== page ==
There was a flurry of activity in Grains last week as a new arrangement for the Renewable Fuels Standard was rumoured to be planned/plotted by refinery investor Carl Icahn, who is an adviser to Mr Trump. This caused Corn to rise sharply on Wednesday, as it is the source of bio-ethanol that may now be in greater demand. This rumour also caused Wheat and Soya futures to climb, showing that those markets had been 'caught short' as their own fundamentals will be unaffected by any change.
A short squeeze can start more important moves, so here we look at grains at different time frames. Corn, Wheat and Cotton have all made weekly-scale compressions in the last few months, from which they have moved higher:
Something similar has happened in the Soya complex, where up-moves began last year after weekly compressions in Soya oil and beans. There has been a more recent signal in meal, which also led to the start of a rise (last chart below) and the price has just dipped back toward the compressed area where we expect support:
So, from these weekly charts we can see that a promising situation has developed, which could lead to more upward movement in price, despite the forecast of ample crops and continued record yields in the 'C3' category, thanks to the increase of carbon dioxide in the air*.
At a daily scale, there are fewer clues. This is normal when signals at a weekly scale have formed and a price move has already developed - we do not get a constant stream of re-affirming signals, just a few 'returns-to-compression' and suchlike. Here is Wheat, which has performed as we would expect in the early stages of an up-move:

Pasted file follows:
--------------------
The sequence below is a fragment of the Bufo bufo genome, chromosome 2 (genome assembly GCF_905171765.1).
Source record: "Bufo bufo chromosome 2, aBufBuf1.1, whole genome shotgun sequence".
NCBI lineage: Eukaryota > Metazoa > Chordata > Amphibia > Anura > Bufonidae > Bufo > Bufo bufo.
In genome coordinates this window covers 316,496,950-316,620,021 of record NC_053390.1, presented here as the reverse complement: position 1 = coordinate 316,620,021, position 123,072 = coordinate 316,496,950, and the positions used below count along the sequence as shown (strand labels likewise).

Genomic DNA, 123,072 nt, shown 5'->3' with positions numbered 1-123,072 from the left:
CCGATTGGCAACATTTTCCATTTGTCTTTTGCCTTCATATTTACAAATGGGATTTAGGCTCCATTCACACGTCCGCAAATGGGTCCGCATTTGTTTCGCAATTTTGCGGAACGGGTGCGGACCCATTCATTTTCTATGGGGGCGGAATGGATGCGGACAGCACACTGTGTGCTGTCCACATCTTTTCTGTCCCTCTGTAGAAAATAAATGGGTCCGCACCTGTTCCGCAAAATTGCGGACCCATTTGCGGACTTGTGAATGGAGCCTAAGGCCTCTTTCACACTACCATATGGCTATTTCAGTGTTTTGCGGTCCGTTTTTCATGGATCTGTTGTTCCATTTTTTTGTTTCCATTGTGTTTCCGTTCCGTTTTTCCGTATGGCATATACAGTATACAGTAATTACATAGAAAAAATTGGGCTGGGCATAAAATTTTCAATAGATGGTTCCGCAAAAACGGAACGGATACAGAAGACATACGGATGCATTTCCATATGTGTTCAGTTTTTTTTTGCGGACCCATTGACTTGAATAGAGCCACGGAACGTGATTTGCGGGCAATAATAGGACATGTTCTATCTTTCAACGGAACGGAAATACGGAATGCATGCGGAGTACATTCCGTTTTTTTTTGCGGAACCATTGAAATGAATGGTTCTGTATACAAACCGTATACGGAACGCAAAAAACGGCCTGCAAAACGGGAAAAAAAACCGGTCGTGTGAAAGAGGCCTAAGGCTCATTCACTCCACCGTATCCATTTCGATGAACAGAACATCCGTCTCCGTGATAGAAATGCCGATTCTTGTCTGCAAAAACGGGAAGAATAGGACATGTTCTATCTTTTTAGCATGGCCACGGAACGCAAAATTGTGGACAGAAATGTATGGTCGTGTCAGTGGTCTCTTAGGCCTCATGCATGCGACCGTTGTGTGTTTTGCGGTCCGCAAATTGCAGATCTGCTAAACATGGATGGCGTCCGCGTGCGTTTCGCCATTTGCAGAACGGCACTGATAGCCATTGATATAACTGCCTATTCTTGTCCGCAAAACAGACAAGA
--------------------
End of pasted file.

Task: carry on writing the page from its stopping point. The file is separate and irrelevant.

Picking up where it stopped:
And now a snapshot of Cotton and Soybeans - there are no other daily signals we can demonstrate in grain markets.
So to summarise - weekly scale signals show that more strength is likely in the medium term. Daily signals (although they are few) seem to show that such strength is more likely to occur now than in a few weeks time. Buy dips in Corn and wheat because of the trends already begun and buy Soya if this new compression does indeed break upward. The weekly-scale compressions in Soya meal shown above also mean that strength is likely eventually, but this new Soya bean compression offers the chance to 'time' the entry of a long position a little more precisely.
*. Although higher crop yields are a welcome development for a hungry world, this is offset by the jaw-dropping increase in population that is ongoing. There are 80 million more mouths to feed every year - equivalent to a new Germany. Every five years this adds up to a new America and every seventeen, a new China. Crop yields are increasing more slowly than population but the situation is not clear-cut so the two trends may be in some sort of rough balance - See this Royal Society article for more.